John JuergensHair of the Dog Tasting

Our local Humane Society recently conducted a fund-raising event in the form of a wine tasting. This time the focus was not so much on the individual wines, but on how food flavors can be enhanced when paired up with the proper wine.

Of course, this effect can work in the other direction as well, with the food accentuating certain characteristics of the wine.

Locally, some of us have come to refer to these Humane Society events as "Dog Tastings" as a kind of affectionate shorthand because it's a whole lot easier to say, for example, than, "Did you make it to the last Oxford-Lafayette County Humane Society wine and food fundraiser?" "Oh, you mean the dog tasting? Yeah, the food and wine matches were great."

The following is an overview of some of the highlights of the evening. One of the good things about this tasting is that all of the wines served are widely available in most markets.

The main food dishes were divided up by category; for example, seafoods, roast pork, spicy meats, Asian, and desserts, and the wines were distributed among these dishes. There also was a large table full of finger foods consisting of chips, cheeses, crackers, dips, etc. The wines were poured by local wine club members, who also provided information on the wines and help guide the palates.

Starting with the seafood table, the main attraction was the mini crab cakes, which we matched with three white wines: Bridgeview Riesling from Oregon, B&G Sauvignon Blanc from France, and St. Supery Sauvignon Blanc from California.

These wines were very different, but each complemented the crab cakes in a unique way. The Riesling had a touch of sweetness that matched up with the natural sweetness of the crabmeat, and the California Sauvignon Blanc with its big fruit flavors performed similarly. The French Sauvignon Blanc was bone dry with a hint of flintiness that brought out other flavors in the crab.

There also was a divine shrimp dip and robust veggie pizza bits that burst with flavor when combined with any of these white wines.

Moving over to the table with the roast pork loin, we served three red wines: an Indigo Hills Pinot Noir (California), a St. Emilion Bordeaux (France), and an Alexander Valley Cabernet Sauvignon (California). Pinot Noir and pork is a classic combination, but the other reds also worked well with the meat. Cabernet Sauvignon and blue cheese is another classic combination so we had a nice big chunk of that on the table as well.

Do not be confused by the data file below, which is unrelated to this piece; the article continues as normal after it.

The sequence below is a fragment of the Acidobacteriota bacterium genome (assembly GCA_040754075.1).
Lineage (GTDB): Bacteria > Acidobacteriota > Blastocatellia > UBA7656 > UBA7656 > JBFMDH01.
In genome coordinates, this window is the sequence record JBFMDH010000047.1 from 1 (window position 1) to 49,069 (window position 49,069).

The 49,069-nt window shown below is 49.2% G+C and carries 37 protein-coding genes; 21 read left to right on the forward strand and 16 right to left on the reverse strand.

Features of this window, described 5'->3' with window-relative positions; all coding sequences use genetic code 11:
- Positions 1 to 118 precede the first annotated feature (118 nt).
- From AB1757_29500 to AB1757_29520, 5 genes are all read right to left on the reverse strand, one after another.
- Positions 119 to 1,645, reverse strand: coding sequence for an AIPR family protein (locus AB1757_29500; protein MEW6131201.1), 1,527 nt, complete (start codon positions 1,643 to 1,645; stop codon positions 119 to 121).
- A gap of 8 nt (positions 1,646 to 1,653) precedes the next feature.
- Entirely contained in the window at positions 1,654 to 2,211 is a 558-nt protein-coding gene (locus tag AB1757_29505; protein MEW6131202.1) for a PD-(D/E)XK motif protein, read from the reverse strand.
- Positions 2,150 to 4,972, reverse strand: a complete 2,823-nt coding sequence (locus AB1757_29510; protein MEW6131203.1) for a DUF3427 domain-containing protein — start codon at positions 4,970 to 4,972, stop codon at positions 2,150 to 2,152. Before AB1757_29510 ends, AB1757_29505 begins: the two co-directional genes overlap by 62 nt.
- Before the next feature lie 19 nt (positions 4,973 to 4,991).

Slipping around the corner and out into the hall was another meaty table on which we presented a Tex-Mex casserole supplemented with salsa and sour cream, and a mildly spiced Swedish meatball dish. We selected two powerful red wines to saddle up with these aggressively flavored broncos, a Karly Pokerville Zinfandel and the huge, inky Guenoc Petite Sirah, both from California. We also tossed in a French Rhone wine for its spiciness, Perrin Reserve, which is made largely from Syrah grapes. This was the most delicate of the three wines and it pretty much got trampled by the Tex-Mex dish, but did okay with the meatballs.

In the next room we served an Asian dish that consisted mainly of chicken, water chestnuts, and pineapple, with a sweet and sour sauce. We poured a Fetzer Vineyards Gewurztraminer from California and a German "Guntrum Scheurebe," with this dish. The inherent spiciness of both of these wines, along with their touch of sweetness really pulled out some wonderful flavors from the pineapple and seasonings that permeated the dish.

The other very unusual dish on this table was something called a Mexican Cheesecake. It had the appearance of a deep dish pizza, but inside was an incredible cheesecake filling that had small bits of mild peppers, sweet onions, and other goodies mixed in. By itself it was a delight, but when paired with Toasted Head Chardonnay and Bolla Pinot Grigio it became one of those dishes that you are tempted to pull up a chair and make a meal out of.

Last, but by no means least, was the decadent dessert table, which was laden with almond meringue cookies, petit fours, and chocolate so intense it took your breadth away. I took care of this table most of the evening (hey, somebody had to the dirty work), and it was an absolute delight to watch the bright light of discovery illuminate the faces of so many people who had not been exposed to the wonders of dessert wines.

We served a Chandon Brut sparkling wine from the California branch of the famous French Champagne house of Moet & Chandon; there was the consistently elegant B&G Vouvray, which is made in France's Loire Valley from Chenin Blanc grapes; a modest red port from Portugal, Graham's Six Grape; and an intensely rich Elderton Golden Semillon from Australia.

The sparkling wine married very well with the light, delicate texture and flavors of the almond meringue cookies, and the Vouvray and the Golden Semillion were a hit with the petit fours. However, the Godzilla of dessert combinations was the chocolate and the port. For those who tried this for the first time that evening, the uniform expression of the flavor explosion they experienced was "WOW!!," followed shortly with, after they caught their breadth, "Oh, my God!" Of course, when I tried the combination I used much more professional wine taster's terminology, i.e. "Damn, that's good!" When you get reactions such as this from the pairing of wine and food, that's what I call a truly Platonic experience.

The tasting was a big success. I hope you will try some of these wine and food combinations, particularly the chocolate and port. You are in for some real treats.

July 20, 2000

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